Menelaus (3) was built in 1923 by Caledon Ship Building & Engineering Co. at Dundee with a tonnage of 10278grt, a length of 490ft 10in, a beam of 62ft 4in and a service speed of 14 knots. Sister of the Calchas she was launched for the Ocean Steam Ship Co. on 1st May 1923 and completed for the Liverpool - Far East service on 11th October. In 1940 she collided with Ellerman's City of London. On Christmas Day 1940 she had a close encounter with the German warship Admiral Hipper in the Mediterranean but was rescued by convoy escorts. In 1942, on 1st May and during a voyage from Durban to Baltimore, she was attacked at dawn by the German commerce raider Michel commanded by Capt. Helmut von Ruckteschell when she was 700 miles south west of St. Helena. Although von Ruckteschell used one of his motor torpedo boats the Menelaus laid a smoke screen and escaped. She was fortunate as von Ruckteschell was ruthless and sank his victims leaving survivors to fend for themselves. After the war he admitted that the Menelaus was the only ship to escape him and he was the only the second German seagoing naval officer to be tried for war crimes. He died in prison while serving a ten year sentence. On 25th June 1952 the Menelaus arrived at Dalmuir where she was broken up by W. H. Arnott Young & Co. Red Duster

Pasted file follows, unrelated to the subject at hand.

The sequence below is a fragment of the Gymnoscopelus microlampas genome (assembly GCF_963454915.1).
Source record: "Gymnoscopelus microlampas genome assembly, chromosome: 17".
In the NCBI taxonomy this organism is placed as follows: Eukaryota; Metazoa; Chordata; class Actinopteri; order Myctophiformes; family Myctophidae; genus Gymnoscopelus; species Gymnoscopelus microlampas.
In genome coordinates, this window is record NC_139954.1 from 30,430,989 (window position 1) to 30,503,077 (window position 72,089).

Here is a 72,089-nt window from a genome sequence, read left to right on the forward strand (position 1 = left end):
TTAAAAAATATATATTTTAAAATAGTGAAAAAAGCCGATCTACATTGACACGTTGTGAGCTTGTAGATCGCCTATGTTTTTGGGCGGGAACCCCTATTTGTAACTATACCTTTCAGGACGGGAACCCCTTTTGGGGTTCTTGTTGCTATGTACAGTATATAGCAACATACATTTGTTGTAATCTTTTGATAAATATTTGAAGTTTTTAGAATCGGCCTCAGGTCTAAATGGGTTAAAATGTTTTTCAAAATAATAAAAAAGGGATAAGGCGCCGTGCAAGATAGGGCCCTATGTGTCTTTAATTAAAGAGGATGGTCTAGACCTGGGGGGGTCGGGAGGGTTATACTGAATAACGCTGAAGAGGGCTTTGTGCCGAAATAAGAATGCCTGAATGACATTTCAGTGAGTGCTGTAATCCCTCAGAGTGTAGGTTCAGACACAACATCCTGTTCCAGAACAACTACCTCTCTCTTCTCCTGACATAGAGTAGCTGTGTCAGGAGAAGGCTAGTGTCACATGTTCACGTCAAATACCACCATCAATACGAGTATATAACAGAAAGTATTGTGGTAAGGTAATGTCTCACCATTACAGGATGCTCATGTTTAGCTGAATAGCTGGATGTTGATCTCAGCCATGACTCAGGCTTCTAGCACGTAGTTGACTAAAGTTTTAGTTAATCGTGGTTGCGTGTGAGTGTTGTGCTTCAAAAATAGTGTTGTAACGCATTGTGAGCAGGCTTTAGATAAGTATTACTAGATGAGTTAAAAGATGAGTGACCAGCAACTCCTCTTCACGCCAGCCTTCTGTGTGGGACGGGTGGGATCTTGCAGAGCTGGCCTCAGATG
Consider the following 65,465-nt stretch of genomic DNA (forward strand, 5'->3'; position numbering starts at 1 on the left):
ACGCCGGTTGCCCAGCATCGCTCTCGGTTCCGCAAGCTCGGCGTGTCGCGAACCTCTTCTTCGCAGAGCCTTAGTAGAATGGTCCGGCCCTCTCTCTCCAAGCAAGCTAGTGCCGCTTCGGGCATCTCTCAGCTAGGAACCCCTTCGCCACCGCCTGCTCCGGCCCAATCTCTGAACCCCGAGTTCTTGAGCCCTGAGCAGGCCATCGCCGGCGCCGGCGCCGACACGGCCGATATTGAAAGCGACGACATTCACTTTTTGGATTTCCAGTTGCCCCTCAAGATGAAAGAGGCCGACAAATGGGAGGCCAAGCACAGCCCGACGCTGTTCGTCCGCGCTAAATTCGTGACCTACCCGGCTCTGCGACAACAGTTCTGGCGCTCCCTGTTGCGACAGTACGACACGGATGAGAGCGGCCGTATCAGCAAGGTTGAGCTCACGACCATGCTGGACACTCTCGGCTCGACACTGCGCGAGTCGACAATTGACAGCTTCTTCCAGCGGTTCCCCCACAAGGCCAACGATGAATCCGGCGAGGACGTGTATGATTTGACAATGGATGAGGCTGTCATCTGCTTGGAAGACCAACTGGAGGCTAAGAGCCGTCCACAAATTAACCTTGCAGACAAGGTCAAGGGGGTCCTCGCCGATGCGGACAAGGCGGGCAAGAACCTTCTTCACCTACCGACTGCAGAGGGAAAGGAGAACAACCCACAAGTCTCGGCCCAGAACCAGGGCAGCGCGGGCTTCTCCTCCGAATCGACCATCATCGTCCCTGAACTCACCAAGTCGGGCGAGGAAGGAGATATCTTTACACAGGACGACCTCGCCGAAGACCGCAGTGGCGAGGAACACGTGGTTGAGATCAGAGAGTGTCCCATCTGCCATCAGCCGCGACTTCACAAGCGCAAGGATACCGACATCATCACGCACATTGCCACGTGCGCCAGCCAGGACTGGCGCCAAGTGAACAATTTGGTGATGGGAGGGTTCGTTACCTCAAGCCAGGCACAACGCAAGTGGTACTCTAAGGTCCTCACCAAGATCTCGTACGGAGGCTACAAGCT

Lowry refers to the Menelaus in the 1940 Under the Volcano when Hugh talks about his time on a ship sailing past Sokotra; "It was an English ship, the Helen. Before that, out of Frisco over to Japan I'd been on its sister ship, that was the Achilles. When I was on the Achilles I one saw the Helen coming out of Kelung, Formosa, with the Menelaus after her. The Minnylaws, as the limeys call her."(Pgs. 60-61).
Lowry never sailed on any of the ships nor is it possible to ascertain whether 3 Blue Funnel Line ships would all be in Keelung at the same time though Lowry did sail to the port on board the Pyrrhus in 1927. The symmetry of the 3 ships appears to fit in with Lowry playing with characters from Homer's Odyssey to underpin the drama of the novel.
Lowry also refers to the ship in his poem 'The Lighthouse Invites The Storm'; "Reclaims dividendless Homeric errors: ..Menelaus riding at anchor" (Collected Poetry Pg. 85). Chris Ackerley has identified that Lowry's poem may be an ironic imitation of John Masefield's 'Ships'. (Pg.262).